Las Vegas, NV | Increasingly Popular Male Makeovers | Plastic Surgery Vegas
Beth Fisher: All right, we're going to have a little bit of fun with Health Line 3 today, because when we look good we feel good. Right? Well, it's something women talk about all the time, how to keep our skin looking younger, longer.
Beth Fisher: But now more men are taking an interest in their appearance, including our own John Fredericks. Years of playing golf in a hot sun have aged John, and in today's how Health Line 3, even Jordan agrees it's time for dad to get a makeover.
Dawn Ward: John had no idea what we were going to do to him when he came in here. We just said, "You're going along for the ride."
Beth Fisher: John's treatments alternate every week between a photofacial, which you'll see later. And this microdermabrasion, which takes the dead skin off.
Dawn Ward: It really causes the photofacial itself to do a better job by exfoliating those top skin cells. And then it allows the photofacial to get down a little bit deeper.
Beth Fisher: John's problem? Red, blotchy skin, broken capillaries and brown spots from years in the sun.
John Fredericks: Every once in a while, I'll pull up a tape from when I first got here to now, and the different is just, I mean it's scary.
Beth Fisher: The microdermabrasion is a deep exfoliate that Dawn says leaves the skin looking more hydrated and healthy.
John Fredericks: Yeah, I can feel a little tingling, I guess just like a little sandblasting effect thing, but what I feel more is it's almost like a little tiny, mini-vacuum cleaner.
Beth Fisher: Dr. Goesel Anson is the Las Vegas plastic surgeon overseeing John's care. She says treatments like this one should be a regular part of your plan to ward off aging.
Dr. G. Anson: Through microdermabrasion or light glycolic peels, using good products, a Retinol or Retin-A, and a good topical vitamin C. If you do those things and wear sunblock, you will do very well.
Beth Fisher: But the micro dermabrasion won't take care of the red and brown spots on John's face. That's a job for the photofacial.
John Fredericks: Be sure you tune in today at News 3 at noon, and see the difference.
Beth Fisher: You'll see the photofacial tomorrow. John alternates between the microdermabrasion and the photofacial every week, and tomorrow on News 3, you'll see how the photofacial works, why John says it smarts a little bit, and find out just how many men are lining up for the procedure.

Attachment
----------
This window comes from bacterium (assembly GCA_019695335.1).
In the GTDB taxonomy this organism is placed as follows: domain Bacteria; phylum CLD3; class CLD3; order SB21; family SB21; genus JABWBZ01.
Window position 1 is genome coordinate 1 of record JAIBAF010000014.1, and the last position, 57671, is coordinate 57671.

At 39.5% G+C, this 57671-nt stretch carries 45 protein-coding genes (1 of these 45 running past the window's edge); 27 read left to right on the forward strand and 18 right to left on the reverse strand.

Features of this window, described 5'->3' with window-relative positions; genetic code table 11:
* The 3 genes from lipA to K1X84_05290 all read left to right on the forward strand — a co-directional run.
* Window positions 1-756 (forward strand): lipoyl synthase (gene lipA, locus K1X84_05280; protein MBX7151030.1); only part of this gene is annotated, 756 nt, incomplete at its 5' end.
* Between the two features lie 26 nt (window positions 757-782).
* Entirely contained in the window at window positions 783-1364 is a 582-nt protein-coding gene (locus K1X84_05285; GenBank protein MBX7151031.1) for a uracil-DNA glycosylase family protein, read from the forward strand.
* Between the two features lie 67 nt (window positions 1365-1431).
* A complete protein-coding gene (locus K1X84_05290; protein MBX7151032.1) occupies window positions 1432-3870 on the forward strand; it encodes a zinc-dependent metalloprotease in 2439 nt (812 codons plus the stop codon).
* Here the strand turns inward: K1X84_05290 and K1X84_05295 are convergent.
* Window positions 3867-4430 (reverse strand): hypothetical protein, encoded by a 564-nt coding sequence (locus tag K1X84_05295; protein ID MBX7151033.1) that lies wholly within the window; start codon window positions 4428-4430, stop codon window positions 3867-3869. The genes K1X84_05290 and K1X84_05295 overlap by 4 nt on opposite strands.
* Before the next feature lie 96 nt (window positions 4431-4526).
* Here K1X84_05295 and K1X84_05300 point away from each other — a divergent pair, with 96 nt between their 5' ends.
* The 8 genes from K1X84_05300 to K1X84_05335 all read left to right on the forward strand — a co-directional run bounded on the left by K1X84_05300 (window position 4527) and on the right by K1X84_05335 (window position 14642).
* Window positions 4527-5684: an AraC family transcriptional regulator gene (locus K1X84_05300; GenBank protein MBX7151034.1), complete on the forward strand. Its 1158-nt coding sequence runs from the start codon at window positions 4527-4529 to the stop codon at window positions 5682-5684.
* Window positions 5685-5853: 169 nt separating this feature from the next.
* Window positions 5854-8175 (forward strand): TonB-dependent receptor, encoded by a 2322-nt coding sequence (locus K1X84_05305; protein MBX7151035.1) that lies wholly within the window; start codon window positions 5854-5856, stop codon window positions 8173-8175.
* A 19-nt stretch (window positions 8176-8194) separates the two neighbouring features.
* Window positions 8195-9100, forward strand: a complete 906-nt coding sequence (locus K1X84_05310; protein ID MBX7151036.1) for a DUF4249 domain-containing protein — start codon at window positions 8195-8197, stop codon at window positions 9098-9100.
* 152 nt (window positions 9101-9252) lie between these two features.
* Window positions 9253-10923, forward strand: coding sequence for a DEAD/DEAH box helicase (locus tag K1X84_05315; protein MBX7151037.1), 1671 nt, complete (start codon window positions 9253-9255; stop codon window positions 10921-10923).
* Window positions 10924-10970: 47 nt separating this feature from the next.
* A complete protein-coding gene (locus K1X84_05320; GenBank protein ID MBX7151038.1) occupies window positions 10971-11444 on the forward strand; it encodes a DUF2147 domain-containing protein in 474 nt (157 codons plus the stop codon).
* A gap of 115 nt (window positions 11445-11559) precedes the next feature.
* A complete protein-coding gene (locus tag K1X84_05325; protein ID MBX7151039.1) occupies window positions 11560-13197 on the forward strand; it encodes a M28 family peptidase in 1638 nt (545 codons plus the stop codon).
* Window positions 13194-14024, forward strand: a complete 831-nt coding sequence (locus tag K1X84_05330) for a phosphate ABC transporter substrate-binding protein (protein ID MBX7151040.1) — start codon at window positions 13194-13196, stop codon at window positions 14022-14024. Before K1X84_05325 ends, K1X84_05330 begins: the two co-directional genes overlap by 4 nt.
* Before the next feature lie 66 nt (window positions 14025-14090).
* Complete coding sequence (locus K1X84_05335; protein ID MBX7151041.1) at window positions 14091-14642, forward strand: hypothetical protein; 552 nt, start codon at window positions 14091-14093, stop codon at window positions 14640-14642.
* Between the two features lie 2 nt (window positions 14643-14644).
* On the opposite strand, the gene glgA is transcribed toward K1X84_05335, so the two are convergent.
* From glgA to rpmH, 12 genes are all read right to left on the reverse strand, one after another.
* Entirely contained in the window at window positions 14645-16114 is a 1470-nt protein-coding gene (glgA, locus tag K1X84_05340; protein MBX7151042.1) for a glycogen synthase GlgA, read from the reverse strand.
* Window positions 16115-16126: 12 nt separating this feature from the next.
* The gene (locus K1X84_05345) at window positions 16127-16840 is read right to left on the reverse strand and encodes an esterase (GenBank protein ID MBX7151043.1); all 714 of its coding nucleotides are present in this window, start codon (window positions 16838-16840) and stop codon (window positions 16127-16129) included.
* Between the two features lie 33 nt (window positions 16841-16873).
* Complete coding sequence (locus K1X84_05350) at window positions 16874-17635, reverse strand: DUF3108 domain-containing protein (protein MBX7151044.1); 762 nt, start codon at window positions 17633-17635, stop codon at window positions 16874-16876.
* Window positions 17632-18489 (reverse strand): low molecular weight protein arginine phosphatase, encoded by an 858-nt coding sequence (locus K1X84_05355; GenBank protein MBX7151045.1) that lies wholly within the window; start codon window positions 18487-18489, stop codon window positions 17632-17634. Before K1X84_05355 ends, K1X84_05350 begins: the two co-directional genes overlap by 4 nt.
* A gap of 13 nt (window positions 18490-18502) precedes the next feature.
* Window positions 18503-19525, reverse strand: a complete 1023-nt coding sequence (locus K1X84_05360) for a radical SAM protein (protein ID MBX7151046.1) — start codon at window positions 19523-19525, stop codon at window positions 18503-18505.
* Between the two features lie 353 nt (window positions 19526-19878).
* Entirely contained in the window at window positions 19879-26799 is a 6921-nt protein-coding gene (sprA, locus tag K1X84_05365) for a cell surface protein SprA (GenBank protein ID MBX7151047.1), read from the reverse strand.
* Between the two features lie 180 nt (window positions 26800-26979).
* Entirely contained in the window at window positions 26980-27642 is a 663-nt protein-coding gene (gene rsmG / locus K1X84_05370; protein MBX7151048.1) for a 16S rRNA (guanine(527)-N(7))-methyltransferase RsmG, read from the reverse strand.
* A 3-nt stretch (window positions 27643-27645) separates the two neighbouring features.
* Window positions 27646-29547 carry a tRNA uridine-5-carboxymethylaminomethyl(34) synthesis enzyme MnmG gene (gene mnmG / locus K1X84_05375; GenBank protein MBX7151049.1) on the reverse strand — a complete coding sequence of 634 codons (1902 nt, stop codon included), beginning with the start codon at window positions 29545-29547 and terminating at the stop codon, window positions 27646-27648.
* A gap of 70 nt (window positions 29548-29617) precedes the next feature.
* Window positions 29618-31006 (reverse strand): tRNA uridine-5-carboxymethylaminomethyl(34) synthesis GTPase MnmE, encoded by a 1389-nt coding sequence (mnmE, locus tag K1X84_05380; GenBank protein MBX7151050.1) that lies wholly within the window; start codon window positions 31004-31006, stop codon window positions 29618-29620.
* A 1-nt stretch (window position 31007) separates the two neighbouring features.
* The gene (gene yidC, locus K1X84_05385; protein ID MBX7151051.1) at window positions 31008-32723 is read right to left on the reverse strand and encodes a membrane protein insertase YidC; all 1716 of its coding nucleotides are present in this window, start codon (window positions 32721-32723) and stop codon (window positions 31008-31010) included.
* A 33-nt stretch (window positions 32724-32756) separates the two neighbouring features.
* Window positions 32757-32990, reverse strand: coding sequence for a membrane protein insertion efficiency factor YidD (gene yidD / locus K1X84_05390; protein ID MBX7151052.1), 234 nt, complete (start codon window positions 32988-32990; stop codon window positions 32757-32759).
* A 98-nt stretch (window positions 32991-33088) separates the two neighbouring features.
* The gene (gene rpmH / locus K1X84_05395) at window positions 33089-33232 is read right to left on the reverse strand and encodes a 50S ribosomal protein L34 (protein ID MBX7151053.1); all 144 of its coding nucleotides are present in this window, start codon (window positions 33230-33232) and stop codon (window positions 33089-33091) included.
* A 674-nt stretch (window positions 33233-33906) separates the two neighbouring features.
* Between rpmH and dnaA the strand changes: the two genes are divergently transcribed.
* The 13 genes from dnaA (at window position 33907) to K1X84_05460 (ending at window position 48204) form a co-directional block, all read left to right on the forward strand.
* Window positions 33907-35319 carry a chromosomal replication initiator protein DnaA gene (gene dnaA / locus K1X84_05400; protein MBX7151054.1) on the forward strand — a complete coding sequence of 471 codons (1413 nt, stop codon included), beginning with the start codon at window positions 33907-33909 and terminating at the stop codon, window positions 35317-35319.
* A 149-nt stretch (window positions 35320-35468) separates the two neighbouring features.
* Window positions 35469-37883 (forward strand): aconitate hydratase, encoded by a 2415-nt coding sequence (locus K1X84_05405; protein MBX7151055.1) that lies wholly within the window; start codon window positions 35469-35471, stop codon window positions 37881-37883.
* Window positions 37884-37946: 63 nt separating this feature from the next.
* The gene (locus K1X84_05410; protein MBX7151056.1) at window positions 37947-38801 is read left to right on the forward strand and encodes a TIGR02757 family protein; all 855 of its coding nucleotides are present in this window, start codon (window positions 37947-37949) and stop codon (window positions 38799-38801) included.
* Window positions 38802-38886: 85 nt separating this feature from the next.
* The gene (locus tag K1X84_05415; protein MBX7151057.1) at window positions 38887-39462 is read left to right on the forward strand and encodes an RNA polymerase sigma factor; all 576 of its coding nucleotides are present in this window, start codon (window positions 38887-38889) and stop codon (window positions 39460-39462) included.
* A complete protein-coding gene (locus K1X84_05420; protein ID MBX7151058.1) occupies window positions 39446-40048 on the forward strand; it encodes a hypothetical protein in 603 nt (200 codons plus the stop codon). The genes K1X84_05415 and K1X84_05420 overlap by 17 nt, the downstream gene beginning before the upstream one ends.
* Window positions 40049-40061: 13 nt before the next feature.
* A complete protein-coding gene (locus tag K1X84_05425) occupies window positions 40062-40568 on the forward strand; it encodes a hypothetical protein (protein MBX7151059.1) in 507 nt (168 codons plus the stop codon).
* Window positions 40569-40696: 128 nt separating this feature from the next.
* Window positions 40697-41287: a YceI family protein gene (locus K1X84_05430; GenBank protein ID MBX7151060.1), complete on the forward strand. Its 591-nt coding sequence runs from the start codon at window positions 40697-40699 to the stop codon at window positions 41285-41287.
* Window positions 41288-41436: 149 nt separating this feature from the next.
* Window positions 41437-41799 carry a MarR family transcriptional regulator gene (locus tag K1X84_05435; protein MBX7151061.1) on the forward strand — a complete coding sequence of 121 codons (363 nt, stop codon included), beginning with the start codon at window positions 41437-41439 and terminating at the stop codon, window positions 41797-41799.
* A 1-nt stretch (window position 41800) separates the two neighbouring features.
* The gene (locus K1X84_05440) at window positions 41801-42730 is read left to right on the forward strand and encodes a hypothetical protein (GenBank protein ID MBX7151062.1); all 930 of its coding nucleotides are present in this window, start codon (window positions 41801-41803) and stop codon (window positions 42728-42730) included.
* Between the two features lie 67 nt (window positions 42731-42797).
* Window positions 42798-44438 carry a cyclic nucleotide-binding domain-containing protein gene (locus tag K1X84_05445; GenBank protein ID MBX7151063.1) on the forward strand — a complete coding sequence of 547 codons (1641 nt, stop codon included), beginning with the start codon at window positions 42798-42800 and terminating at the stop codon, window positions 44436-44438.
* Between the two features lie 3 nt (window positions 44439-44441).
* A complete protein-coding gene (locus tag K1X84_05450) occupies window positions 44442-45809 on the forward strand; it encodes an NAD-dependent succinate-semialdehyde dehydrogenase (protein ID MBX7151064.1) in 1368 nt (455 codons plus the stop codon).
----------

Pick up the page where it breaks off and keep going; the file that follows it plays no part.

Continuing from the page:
Beth Fisher: Yesterday on News 3 we told you about more men taking an interest in their appearance, and we showed you how our own John Fredericks is getting help for the brown and red blotches the sun is left on his cheeks. Well yesterday you saw how the microdermabrasion helped prepare John's skin for the photofacial. And in today's Health Line 3, see how the photofacial treatment could actually erase years of sun damage.
Beth Fisher: We talked to John one week after his microdermabrasion for his photofacial. It's an intense pulse of light that feels like a rubber band snapping on your face.
John Fredericks: This is the most sensitive area. Anywhere I shave, is pretty sensitive.
Beth Fisher: But John thinks the irritation will be worth it.
Seonaid C.: I always kind of try to give people realistic expectations as to what results they're going to do. I think it works very well on sun damaged skin. I think it works really well on rosacea. Hyperpigmentation, it evens that out.
Beth Fisher: But photofacial is not a miracle.
Dr. G. Anson: Photofacial I think is very effective for sun damage. That's all it does. It's not going to make wrinkles go away, despite what you might hear. It does, it improves broken blood vessels from sun damage, rosacea, brown spots from sun damage, pore size. I think it's very effective for those things.
Beth Fisher: Dr. Goesel Anson is one of the most respected cosmetic surgeons in Nevada.
Beth Fisher: What is the miracle right now in your field?
Dr. G. Anson: There is no such thing. There is simply no such thing. Everything has a pro and a con. It's unrealistic to think that there's ever going to be anything that is perfect, although Botox comes pretty close.
Beth Fisher: Dr. Anson is overseeing Jon's treatments, and more male patients every day.
Dr. G. Anson: I think with men, they have the added burden of feeling that they have to stay young for their business. To stay in the game, they have to compete with younger people, and they want to stay looking young as they probably are fit.
Beth Fisher: Men now make up about 25% of her business, small procedures like the photofacial.
John Fredericks: I actually have had people comment. I think a lot of times it's something that's so subtle, that unless you were living with a person day to day, you probably wouldn't notice. But I hope they do.
Beth Fisher: And we have. Kendall was just saying he saw John Fredericks in the news room today and noticed a significant difference in his skin.
Beth Fisher: One side effect of the photofacial that was that it slows down hair growth. So men, if you want to grow a mustache or a beard, you would want to avoid the photofacial just in those areas. The combination treatment John is on runs 12 weeks at a cost of about $2000. So the big question is: what can you do for less?
Beth Fisher: First, stay out of the sun. Don't smoke. Use good skin products with Retinol or Retin-A. Use a good topical vitamin C on your skin. And occasionally, Dr. Anson recommends you have the microdermabrasion or a light glycolic peel just to get rid of that old, dry skin. Dr. Anson said small, simple maintenance when you're young, will keep you from ever needing major cosmetic surgery as you get older.